Alice, for all its bright colours and dream-like images is rooted in anxiety and the need for distraction. We allude to dark fantasies, hallucinogenics and the hyper-real in an expression of our desire to escape by disappearing down the rabbit hole.
Immersive, maximalist and surreal; the aesthetic of Alice is expressed in a highly frenetic and psychedelic material palette.
The following material and surface directions are explored in more detail in our SS 2021 CMF forecast.
Finding design inspiration in the dark and often bizarre genetics of nature.
Ceramics feel otherworldly in hybrid forms. The unnerving yet intriguing appeal of Gemma Wilson’s spiked, and protruded designs mirrors Alice’s narrative of dark fantasy.
Bringing together almost 1,000 images of flowers, Ellen Pearson analyses the visual semiotics in a book. Fed into a neural network, the images are used to generate new, machine-made depictions in her project A Rose is a Rose is a Rose.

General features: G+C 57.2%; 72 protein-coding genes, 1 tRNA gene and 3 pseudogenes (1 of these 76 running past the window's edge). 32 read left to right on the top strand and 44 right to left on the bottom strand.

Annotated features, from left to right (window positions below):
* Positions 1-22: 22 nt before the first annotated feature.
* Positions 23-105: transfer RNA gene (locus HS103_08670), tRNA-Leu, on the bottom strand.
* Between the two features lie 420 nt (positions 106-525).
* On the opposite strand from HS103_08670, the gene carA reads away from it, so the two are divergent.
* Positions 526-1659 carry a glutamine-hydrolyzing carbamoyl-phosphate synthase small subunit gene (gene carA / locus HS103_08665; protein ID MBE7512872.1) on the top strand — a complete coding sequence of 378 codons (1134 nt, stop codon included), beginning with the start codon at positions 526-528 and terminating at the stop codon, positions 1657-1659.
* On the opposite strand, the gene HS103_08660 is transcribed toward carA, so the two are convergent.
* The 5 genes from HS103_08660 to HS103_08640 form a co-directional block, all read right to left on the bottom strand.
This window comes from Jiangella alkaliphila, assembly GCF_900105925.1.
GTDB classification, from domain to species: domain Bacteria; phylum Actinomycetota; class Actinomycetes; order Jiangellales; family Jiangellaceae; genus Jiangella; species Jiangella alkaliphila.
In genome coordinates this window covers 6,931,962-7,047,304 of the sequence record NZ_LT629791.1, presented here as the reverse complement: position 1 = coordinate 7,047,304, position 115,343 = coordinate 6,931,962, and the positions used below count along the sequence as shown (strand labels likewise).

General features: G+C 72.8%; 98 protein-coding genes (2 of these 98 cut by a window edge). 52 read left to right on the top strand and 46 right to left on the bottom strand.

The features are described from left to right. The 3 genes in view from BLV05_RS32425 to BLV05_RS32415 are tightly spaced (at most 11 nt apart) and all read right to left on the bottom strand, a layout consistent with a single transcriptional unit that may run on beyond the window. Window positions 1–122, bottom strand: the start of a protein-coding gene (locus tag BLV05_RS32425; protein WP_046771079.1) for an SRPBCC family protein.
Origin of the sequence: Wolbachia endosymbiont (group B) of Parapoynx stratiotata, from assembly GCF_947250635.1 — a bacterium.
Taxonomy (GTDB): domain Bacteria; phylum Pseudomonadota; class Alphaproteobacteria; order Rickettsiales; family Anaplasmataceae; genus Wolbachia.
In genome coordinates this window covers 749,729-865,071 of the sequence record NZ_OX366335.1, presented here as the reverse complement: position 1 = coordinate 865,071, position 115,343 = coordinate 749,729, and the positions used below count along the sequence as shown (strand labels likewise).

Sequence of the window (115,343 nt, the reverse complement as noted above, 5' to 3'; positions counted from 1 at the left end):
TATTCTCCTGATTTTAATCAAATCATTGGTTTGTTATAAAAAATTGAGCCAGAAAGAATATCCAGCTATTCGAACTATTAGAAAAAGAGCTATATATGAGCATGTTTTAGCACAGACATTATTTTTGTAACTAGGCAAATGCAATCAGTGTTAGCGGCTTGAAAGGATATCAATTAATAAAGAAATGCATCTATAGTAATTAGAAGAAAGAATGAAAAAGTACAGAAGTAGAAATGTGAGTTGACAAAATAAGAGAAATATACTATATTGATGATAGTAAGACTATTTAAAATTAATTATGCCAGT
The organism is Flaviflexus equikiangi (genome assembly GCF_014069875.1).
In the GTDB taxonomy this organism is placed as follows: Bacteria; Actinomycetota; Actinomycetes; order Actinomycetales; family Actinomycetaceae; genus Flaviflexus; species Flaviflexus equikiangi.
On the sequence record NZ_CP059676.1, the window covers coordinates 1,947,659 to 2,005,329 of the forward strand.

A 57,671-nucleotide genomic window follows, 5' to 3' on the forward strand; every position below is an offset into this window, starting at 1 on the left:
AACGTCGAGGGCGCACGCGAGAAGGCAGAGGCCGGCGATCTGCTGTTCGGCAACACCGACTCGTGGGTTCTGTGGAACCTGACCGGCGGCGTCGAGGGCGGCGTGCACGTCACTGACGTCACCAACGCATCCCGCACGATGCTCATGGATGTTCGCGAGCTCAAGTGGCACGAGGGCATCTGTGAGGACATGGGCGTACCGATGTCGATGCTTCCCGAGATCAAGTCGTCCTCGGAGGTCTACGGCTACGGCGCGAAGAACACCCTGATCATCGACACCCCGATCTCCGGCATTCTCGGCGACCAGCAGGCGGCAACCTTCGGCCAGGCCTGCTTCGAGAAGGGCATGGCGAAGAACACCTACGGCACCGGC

Optical illusions, UV treatments and perception-play inform sensory and immersive experiences.
Functioning as almost-blacks, Black Forest and Nightshade are cut through by intensely vibrant brights, replicating a glow in the dark effect.
Bathing the viewer in light and sound, teamLab’s experiential installation, A Forest Where Gods Live digitizes nature. Using digital tech, interactive UV lighting in botanical patterns is projected onto rocks and caves.
Regine Schumann’s site specific installation in Brussels replicated this glow in the dark aesthetic with acrylic boxes featuring live edges in fluorescent colours under ultraviolet light.
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Image credits from top:
© Colour Hive | MIX Images © Colour Hive | Gemma Wilson | Ellen Pearson Photo: Iris Rijskamp | MIX Images © Colour Hive | © Colour Hive | teamLab | Regine Schumann Photo: Joost Vanhaerents